E.N. Story


10 more attractions in Prague

Prague, the Christmas fairytale has more to offer than just one season! Attractions  in Prague like the Church of our Lady Tyn, the alchemists’ alley (Golden Lane) and the Franz Kafka Museum incite you to discover them and get to see the medieval side of Prague. Finally, picturesque streets such as Nerudova, the artificial island of Kampa and the wonderful Strahov & Loreto monasteries will fill the time of any traveler.

Meet more attractions in Prague

Church of our Lady before Tyn

On the east side of the Old Town Square hides the Church of our Lady before Tyn. You will recognize it by its stunning bell towers that stand out among the buildings and by its impressive gothic architecture. It was named after Týn Square, which preceded the church and was a place of worship both for Prague’s residents and the foreign merchants, who visited the city. Do not hesitate to step inside and admire the artworks and statues of various Czech artists, as well as the oldest organ in Prague. Also, if you have the time and might, you can climb the bell towers’ 139 steps and enjoy the view of the Old Town Square. It is usually not crowded, as the entrance is quite stealthy and groups can visit only upon making appointments.

Suggested visit time: 45 minutes-1 hour
Open: Tuesday-Saturday 10.00-13.00 & 15.00-17.00, Sunday 10.00-12.00.
Cost: Free (donations optional).

 The know-it-all says: the church’s towers differ in height by one meter, with the taller one standing for Adam (or Man) and the shorter one for Eve (or Woman)!

The Golden Lane (Street of Alchemists)

The Golden Lane is probably Prague’s most picturesque street. A narrow alley hidden inside the citadel, with tiny houses that one could think were made for dolls, rather than soldiers that guarded the castle. Yet in these colorful houses lived 24 families that later gave their spot to goldsmiths, famous characters and alchemists. Legend has it that in this street people were greatly preoccupied with alchemies in order to find the precious elixir of life and the magic recipe that would turn any kind of metal into gold. Myths and stories might lead your imagination to another era, but this scene stops in our time, as the street has been turned into a commercial-tourist attraction, which you can enter only by purchasing a ticket! Finally, it is worth mentioning that apart from a few houses that display armors and the goldsmiths’ and alchemists’ objects, the rest are souvenir shops and toy stores. Choose to visit it after 5pm, when it is free of charge and less crowded.

Suggested visit time: 30-45 minutes
Open: Everyday 09.00-16.00.
Cost: Standard ticket 10-12€*, reduced ticket (children aged 6-16) 6.50€*. Free for children under the age of 6 and people with special needs. *prices refer to the full ticket for the citadel.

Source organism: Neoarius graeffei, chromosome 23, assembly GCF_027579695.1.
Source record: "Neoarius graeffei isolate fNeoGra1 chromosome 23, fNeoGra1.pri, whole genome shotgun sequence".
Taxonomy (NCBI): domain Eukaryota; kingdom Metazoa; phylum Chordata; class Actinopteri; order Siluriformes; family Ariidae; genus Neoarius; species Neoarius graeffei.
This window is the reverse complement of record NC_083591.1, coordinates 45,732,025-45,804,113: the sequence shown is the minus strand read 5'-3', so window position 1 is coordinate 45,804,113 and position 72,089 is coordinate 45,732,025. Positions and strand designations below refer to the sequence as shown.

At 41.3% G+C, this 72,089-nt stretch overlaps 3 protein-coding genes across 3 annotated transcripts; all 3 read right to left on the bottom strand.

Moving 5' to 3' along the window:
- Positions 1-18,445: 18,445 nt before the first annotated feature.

The know-it-all says: Franz Kafka lived in the house on the Lane’s no.22!

Saint Nickolas Church

It is the largest one out of three churches dedicated to Saint Nickolas. It is located in Mala Strana and it is visible from a lot of spots in the city. The wedding cake, as it is referred to by the locals (due to its color and structure) is an exemplar of baroque architecture, with its interior being rich with large statues, colorful murals and paintings. But what mostly impress the visitor, are its painted dome that reaches up to 70 meters and its pulpit with gilded cherubs. Even though it attracts lots of visitors, the church is clean and quiet. Visit in on an afternoon, if you would like to watch one of the concerts that are performed. Last but not least, brace yourselves and climb the 299 steps to admire a wonderful view of the city.

Suggested visit time: 1-2 hours
Open: Every day 09.00-16.00. Concerts: End of March to start of November: Wednesday-Monday at 18.00 (duration: 1 hour).
Cost: in 1787, Wolfgang Amadeus Mozart performed on the church’s organ.

 The know-it-all says: the church’s towers differ in height by one meter, with the taller one standing for Adam (or Man) and the shorter one for Eve (or Woman)!

The Loreto

The Loreto or Loreta is one of Prague’s most beautiful monasteries, of high religious and architectural value. It is has been a place of pilgrimage since 1626, while the characteristics that make it stand out are its bright white color, along with the red roof, as well as its carillon. Inside you will see the prominent Prague Sun, the two saints’ remains with the wax masks and the crucified woman! The chapel is quite clean, while the absolute silence that prevails inside it is striking. In the monastery’s courtyard stands the famous Santa Casa (Holy House), one of the replicas of the house that is said to be the one Virgin Mary lived when Archangel Gabriel visited her. Try to be in time for the clock to start ringing, signaling the top of the hour with music in town.

Suggested visit time: 1 hour
Open: Everyday 09.00-16.00.
Cost: 50€ for adults, 3.00€ for children aged 6-16 (reduced), free for children under 6 and people with special needs.

 The know-it-all says: the prominent “Prague Sun” is made out of gold-plated silver and decorated with 6,222(!) diamonds!

Franz Kafka Museum

Prague is known as the “City of Kafka”, as it was there that the renowned writer lived and thrived. The Franz Kafka Museum, that it is dedicated to Franz, displays parts of his life and literary work. It is divided in two parts, the existence part and the one of fictitious topography, and they are dark, in order to concur with the exhibition’s overall flow. Manuscripts, diaries, photographs and rich audiovisual material will help you see the city through Kafka’s eyes and get a glimpse of his life and way of thinking. What makes the exhibition even more impressive is the material’s 3D presentation. Furthermore, the big K monogram and the statues “peeing” its outdoor yard, play their own special role. Either you are a fan of literature or not, it’s certainly worth a visit, so you can take a look at the city from a different point of view.

Suggested visit time: 1-2 hours